Themes and Meanings (Masterplots II: Poetry, Revised Edition)
“Advice to My Son” is an invigorating and successful poem because it conveys some age-old advice in a fresh dynamic way. Many who might not be inclined to listen to advice might find it difficult to resist such a cleverly camouflaged homily. The contradictory statements, the graphic images, the platitudes and insights, the shifting tone and diction, the unusual rhythm and rhyme scheme, all come together to produce a unified effect, with just enough ambiguity, ambivalence, and humor to invite the reader back for another reading.
The advice poem, often from father to son, has a long history in English poetry. Meinke draws on this tradition even as he alters it slightly to suit his purposes. He realizes that if the poet or parent were to pontificate directly on the truths of life it might strike the modern reader, accustomed to being skeptical of absolute statements on the nature of reality and morality, as rather pompous. His task is to convey a sense of the dangers and rewards of life without coming across as either cynical or naïve—or dogmatic.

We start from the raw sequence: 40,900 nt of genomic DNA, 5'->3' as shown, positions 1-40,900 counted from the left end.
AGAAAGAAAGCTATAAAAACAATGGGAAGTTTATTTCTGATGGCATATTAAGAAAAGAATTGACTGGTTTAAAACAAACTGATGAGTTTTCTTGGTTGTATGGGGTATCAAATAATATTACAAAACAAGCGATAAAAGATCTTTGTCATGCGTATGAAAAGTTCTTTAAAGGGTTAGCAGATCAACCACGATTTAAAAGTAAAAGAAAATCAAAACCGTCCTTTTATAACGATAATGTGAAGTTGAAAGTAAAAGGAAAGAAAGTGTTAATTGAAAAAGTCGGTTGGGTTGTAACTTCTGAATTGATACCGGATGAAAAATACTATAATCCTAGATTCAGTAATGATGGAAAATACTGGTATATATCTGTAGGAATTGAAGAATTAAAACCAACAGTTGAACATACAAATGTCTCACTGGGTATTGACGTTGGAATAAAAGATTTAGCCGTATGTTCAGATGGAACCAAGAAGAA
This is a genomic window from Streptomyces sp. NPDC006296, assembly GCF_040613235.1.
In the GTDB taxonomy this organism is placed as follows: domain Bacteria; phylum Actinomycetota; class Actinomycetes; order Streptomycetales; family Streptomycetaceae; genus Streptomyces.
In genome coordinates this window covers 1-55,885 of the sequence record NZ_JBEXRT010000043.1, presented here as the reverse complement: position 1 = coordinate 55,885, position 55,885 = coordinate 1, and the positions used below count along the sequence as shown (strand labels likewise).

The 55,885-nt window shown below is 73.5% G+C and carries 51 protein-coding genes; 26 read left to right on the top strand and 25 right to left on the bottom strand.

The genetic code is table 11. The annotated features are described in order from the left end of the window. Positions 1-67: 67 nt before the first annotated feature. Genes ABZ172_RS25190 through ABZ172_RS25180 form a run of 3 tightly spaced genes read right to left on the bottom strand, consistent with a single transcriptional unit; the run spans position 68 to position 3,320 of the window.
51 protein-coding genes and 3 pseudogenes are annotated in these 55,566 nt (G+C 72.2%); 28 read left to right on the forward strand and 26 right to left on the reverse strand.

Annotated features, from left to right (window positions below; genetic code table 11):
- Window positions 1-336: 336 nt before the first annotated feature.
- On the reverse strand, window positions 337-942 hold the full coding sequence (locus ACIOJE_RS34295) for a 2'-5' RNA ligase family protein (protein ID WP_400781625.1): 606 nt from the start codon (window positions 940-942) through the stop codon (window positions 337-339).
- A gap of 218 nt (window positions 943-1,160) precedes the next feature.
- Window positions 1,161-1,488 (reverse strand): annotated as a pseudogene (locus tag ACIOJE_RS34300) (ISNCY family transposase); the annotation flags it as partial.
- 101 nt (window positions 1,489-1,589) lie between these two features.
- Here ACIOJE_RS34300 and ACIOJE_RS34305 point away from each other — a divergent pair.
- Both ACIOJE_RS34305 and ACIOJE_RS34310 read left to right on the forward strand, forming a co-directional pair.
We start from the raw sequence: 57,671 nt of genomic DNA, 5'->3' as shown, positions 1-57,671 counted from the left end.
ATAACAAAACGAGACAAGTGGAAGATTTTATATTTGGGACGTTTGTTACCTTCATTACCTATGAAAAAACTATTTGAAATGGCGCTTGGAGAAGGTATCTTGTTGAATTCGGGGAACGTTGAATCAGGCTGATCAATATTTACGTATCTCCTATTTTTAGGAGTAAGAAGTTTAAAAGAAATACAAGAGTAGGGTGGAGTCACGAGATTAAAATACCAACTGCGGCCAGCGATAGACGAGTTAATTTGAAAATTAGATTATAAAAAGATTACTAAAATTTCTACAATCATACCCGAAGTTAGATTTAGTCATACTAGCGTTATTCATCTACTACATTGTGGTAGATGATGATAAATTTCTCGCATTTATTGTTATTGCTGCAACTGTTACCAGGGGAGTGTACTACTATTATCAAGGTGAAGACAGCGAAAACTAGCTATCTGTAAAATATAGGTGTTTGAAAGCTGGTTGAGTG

Meinke often writes of domestic relationships and introspective musings. Here he is more successful than usual, in part because he refuses to gloss over the darker realities of daily life. Yet neither does he focus on them exclusively. Life is a serious, even dangerous affair, full of accidents, warfare, misleading appearances, and deception. However, it is not so serious that one should neglect what is beautiful and inspiring. People need those things in life that are fragile, lovely, and intoxicating: the peony, rose, nectar, honied vine, pretty girls, truth, and wine. This is emphasized as the negative, violent imagery of the first stanza is gradually, although not completely, replaced by the more positive language of the last two stanzas. Once the son—and the reader—accepts that life is a mixed blessing, that it is both earthy and spiritual, practical and idealistic, he has learned the trick mentioned in the first line of the poem. It is true that “the stomach craves stronger sustenance/ than the honied vine,” but the soul still seeks beauty, the “nectar, in a desert.” A mixed blessing is still a blessing. The son can toast to that if he follows the advice of the last line to “always serve wine.”